But as mentioned, RCV isn’t the only alternative to Plurality Voting. For instance, the Center for Election Science favors Approval Voting as a simple and user-friendly voting method. CES also sees AV as a solution to vote splitting, and touts its use in electing St. Louis’ first black woman to office (Mayor Tishaura Jones).
Perhaps, though, you still believe Plurality Voting is the best. If so, that’s fine! Or maybe you think RCV or AV are part of the solution, but more is needed. Like maybe primary reform or multi-winner districts (which FairVote promotes with RCV). That works, too!
The point is that there are options, and it’s important to know what those options are, including those beyond RCV and AV. So, how do you think America should choose its leaders? If the reform movement continues to gain momentum, the choice may soon be yours.
- AllSides (blog) May 4th: Elon Musk Buys Twitter: Victory for Free Speech or Online Harassment?
- American Values Coalition (blog) Apr 28th: How New Is the New Right?
- BillTrack50 (blog) Apr 20th: The MORE Act
- Braver Angels (course) Apr 29th: Managing Difficult Conversations with Constituents and Colleagues
- Business for America (report) May 2nd: Business Bridging Divides
- Committee for a Responsible Federal Budget (blog) May 3rd: "A Sacred Trust" Would Weaken Social Security
- Congressional Management Foundation (blog) Apr 29th: Principle 7: While individual Members should prioritize engagement with their own constituents, Congress should develop additional venues for public policy participation and engagement.
- Divided We Fall (blog) Apr 27th: Would Term Limits for the House and Senate Encourage Bipartisanship?
- Divided We Fall (blog) May 4th: Is Bipartisanship Desirable?
- FairVote (blog) Apr 25th: Case study: Racial turnout gap in San Bernardino primary elections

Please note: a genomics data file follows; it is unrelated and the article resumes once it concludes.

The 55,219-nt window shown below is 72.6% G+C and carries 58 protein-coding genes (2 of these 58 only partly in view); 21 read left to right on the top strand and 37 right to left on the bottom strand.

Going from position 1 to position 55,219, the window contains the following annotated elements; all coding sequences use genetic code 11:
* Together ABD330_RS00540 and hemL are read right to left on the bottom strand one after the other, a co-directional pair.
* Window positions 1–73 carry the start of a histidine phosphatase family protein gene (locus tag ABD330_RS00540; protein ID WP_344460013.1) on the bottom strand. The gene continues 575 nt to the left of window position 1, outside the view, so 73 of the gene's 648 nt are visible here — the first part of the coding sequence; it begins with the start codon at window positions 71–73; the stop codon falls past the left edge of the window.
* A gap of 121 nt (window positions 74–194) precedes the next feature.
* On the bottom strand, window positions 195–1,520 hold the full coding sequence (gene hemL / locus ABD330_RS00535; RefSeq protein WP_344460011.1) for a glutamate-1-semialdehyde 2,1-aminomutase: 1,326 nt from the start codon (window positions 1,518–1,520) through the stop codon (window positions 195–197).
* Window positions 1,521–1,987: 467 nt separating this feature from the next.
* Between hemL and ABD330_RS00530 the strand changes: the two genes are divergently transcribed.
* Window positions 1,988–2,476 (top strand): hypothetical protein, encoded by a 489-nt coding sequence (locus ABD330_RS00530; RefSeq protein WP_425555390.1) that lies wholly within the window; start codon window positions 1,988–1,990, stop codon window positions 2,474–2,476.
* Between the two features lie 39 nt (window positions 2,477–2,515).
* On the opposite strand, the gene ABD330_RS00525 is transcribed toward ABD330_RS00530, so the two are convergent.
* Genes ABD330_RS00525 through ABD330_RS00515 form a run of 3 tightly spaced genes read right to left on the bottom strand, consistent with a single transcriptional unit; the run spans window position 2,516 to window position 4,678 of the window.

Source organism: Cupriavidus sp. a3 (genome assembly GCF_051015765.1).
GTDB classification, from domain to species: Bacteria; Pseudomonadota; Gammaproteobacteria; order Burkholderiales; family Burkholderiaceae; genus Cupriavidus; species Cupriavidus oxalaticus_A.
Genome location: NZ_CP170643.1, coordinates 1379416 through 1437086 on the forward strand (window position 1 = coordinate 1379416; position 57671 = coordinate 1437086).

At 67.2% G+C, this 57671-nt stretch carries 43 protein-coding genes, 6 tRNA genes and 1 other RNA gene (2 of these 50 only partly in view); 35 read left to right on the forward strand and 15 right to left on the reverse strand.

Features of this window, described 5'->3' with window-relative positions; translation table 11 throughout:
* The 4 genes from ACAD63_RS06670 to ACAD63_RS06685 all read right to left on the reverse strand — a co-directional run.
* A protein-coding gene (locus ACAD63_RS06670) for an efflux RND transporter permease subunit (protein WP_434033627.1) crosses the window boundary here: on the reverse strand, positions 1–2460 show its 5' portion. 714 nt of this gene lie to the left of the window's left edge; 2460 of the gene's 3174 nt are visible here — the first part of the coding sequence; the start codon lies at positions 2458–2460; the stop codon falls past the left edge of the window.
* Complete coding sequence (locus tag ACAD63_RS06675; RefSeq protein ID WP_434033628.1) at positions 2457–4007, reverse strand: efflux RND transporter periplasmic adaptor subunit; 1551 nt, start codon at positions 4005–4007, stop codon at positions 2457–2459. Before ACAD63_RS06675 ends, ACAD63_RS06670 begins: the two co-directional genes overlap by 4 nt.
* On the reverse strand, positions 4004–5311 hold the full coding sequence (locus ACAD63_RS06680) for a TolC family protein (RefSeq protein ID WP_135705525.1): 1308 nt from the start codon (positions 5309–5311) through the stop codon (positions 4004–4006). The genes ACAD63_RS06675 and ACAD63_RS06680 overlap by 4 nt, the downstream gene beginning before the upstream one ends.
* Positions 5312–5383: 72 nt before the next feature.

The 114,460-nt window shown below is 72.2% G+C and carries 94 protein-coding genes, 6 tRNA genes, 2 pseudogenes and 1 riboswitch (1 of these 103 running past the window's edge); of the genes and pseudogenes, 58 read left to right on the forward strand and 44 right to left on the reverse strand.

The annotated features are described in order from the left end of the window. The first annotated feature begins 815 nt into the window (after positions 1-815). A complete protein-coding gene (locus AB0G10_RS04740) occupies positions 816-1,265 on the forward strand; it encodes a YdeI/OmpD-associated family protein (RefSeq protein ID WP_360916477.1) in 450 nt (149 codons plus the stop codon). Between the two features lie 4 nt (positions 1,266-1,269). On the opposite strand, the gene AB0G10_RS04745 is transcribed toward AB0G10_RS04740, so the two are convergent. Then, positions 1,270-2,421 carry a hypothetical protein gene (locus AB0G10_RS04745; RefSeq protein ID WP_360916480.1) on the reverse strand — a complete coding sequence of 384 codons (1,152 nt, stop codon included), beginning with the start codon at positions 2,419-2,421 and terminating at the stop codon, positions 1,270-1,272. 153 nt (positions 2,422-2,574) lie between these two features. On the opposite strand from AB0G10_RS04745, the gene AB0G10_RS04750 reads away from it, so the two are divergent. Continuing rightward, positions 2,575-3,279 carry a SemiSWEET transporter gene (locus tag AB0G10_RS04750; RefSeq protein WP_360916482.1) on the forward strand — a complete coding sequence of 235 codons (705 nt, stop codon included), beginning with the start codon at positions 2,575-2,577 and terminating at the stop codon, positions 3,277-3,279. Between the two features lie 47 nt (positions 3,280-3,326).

- Hispanic Leadership Fund (report) May 3rd: Rewarding the Rich: Cross Subsidies from Interchange Fees
- Independent Voter Network (blog) Apr 20th: New Survey Shows Overwhelming Favorability for Ranked Choice Voting in Federal Elections
- Independent Voter Network (blog) May 3rd: June 7: Independent’s Day in California?
- Interactivity Foundation (blog) Apr 21st: Just Imagine…Social Entrepreneurship
- Interactivity Foundation (form) due May 9th: Become an IF Collaborative Discussion Coach (Summer Training 2022)
- Listen First Project (video) Apr 28th: #ListenFirst Friday America Talks Testimonials
- National Civic League (newsletter) Apr 29th: It’s Not Enough. But It’s Something.
- Public Agenda (report) May 3rd: Teachers in the News
- RepresentUS (blog) Apr 28th: The Presidential Debates Are in Danger, Which is Bad for Americans
- R Street Institute (blog) Apr 28th: Three Takeaways from Beyond the Basics: The Many Pillars of a U.S. Privacy Law
- Renew Democracy Initiative (blog) Apr 28th: The Foreign Roots of the Gay Panic
- R Street Institute (report) Apr 27th: Opinions on Judicial Reform: A Review of the 2021 Supreme Court Commission
- R Street Institute (blog) Apr 25th: Can private market data help balance national security and privacy?
- The Flip Side (newsletter) May 3rd: Disinformation Board
- The Flip Side (newsletter) May 3rd: Supreme Court Leak
- Voice of the People (report) Apr 29th: Americans on Ranked Choice Voting in Federal Elections